Lachlan Murdoch Rejects Calls To Oust Tucker Carlson; Fox Host Repeats Remarks That ADL Calls “White Replacement Theory” — Update

Tucker Carlson
. Richard Drew/AP

UPDATED, 5:45 PM PT: On his Fox News show on Monday, Tucker Carlson stood by his comments last week that triggered the Anti Defamation League to call for his ouster.

Carlson repeated the segment from last Thursday that the ADL said was an endorsement of the “white replacement theory,” or the conspiracy theory that elites are trying to place white with immigrants.

Then he repeated the general thrust of his remarks.

“Demographic change is the key to the Democratic party’s political ambitions,” Carlson said in a 20-minute segment on Monday. “Let’s say that again for emphasis because it is the secret to the entire immigration debate. Demographic change is the key to the Democratic party’s political ambitions. In order to win and maintain power, Democrats plan to change the population of the country. … Their goal is to make you irrelevant.”

He cited the case of California, now a reliably Democratic state. He said, “California changed because the population changed.” He said an analysis of the 2012 presidential election showed that “if you were actually from there, if you lived in the state of California in 1980, you probably still voted Republican. You hadn’t really changed. But as your state swelled with foreign voters, your views became irrelevant. … The power to control your own life disappeared with the arrival of new people who diluted your vote. That was the whole point. That’s not democracy. It’s cheating.” He accused the Democratic party of rigging “the game with more people. They packed the electorate.”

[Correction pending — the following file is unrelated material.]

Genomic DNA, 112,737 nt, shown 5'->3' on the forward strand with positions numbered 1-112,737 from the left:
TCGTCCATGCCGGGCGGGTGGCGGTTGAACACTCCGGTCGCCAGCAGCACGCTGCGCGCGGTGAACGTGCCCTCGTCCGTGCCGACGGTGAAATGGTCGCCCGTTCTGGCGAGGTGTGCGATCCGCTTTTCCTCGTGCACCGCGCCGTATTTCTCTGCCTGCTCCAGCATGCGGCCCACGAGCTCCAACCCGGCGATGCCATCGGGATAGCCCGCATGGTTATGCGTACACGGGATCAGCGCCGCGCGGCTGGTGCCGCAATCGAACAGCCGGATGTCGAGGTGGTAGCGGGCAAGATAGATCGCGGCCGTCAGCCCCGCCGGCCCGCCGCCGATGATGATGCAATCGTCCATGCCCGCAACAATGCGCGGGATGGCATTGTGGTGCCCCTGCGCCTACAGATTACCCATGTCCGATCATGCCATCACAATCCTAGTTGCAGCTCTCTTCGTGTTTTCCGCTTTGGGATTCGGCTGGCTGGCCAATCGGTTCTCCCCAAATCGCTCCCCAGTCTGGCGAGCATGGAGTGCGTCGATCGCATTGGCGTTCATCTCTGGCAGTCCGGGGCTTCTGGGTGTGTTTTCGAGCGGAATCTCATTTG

He also told his audience that the dilution of the vote “was true for all native born Americans, not just Republicans.”

In The Washington Post, conservative columnist Michael Gerson wrote about Carlson’s remarks last week, when the Fox host said that the idea of natural born citizens having their votes diluted was not a “racial issue” but a “voting rights question.”

“There is a reason, of course, that ‘everyone’ wants to make a racial issue out of this,” Gerson wrote. “Because it is a putrescent pile of racist myths and cliches. Nearly every phrase of Carlson’s statement is the euphemistic expression of white-supremacist replacement doctrine. ‘The Democratic Party’ means liberals, which translates into Jews. They are importing ‘new people’ from the ‘Third World’ means people with black and brown skin. Those kinds of people, in the racist trope, are ‘obedient,’ meaning docile, backward and stupid. Their votes do not constitute real democracy because they are replacing the ‘current electorate’ — which is presumably whiter and less docile. These paler, truer Americans are thus deprived of their birthright of political dominance. And fighting back — making sure the new Third World people have less power — becomes a defense of the American way.”

PREVIOUSLY: Fox Corp. CEO Lachlan Murdoch responded to the Anti Defamation League’s call for the ouster of Tucker Carlson, concluding that the Fox News host was not advocating for “white replacement theory” in a segment last week.

But the ADL’s CEO Jonathan Greenblatt is questioning just how much of a “full review” the company did of the piece, in which Carlson was conversing with Mark Steyn.